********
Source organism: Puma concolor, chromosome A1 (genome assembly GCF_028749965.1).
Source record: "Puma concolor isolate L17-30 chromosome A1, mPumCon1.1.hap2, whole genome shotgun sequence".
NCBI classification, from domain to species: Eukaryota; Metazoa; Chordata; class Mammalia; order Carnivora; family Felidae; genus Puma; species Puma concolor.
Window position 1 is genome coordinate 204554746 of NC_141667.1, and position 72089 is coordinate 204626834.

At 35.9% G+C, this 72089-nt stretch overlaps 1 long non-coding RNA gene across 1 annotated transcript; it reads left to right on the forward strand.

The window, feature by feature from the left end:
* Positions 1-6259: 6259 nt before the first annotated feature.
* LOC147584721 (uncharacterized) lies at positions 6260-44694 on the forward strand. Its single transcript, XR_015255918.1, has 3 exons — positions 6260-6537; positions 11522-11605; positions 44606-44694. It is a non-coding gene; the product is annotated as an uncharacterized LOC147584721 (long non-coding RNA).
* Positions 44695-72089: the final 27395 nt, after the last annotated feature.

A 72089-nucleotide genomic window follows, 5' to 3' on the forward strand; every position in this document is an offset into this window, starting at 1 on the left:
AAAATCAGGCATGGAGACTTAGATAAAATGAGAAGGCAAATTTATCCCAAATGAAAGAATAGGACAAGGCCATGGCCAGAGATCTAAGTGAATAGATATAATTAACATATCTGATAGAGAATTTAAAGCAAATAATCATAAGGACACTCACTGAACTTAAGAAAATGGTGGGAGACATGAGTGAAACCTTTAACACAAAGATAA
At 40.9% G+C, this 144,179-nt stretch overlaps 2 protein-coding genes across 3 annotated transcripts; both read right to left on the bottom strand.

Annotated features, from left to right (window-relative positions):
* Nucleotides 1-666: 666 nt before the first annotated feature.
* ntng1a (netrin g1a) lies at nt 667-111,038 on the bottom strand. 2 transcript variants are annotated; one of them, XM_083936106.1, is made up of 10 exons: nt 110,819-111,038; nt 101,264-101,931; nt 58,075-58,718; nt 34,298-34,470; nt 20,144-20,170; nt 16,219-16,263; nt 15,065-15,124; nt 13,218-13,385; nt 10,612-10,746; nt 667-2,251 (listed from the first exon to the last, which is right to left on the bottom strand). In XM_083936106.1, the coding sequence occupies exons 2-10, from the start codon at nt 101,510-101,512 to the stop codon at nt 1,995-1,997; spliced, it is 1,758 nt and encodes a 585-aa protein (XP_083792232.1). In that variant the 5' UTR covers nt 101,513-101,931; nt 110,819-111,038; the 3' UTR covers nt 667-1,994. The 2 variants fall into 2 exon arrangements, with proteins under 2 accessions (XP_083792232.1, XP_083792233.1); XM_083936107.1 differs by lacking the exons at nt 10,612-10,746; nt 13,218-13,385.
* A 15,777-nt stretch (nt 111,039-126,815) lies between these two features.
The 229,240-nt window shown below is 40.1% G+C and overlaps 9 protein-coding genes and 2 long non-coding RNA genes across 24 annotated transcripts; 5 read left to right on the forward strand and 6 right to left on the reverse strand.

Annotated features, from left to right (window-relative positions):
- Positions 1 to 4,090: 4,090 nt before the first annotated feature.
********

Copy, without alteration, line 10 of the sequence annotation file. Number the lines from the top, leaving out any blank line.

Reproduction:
A 72089-nucleotide genomic window follows, 5' to 3' on the forward strand; every position in this document is an offset into this window, starting at 1 on the left: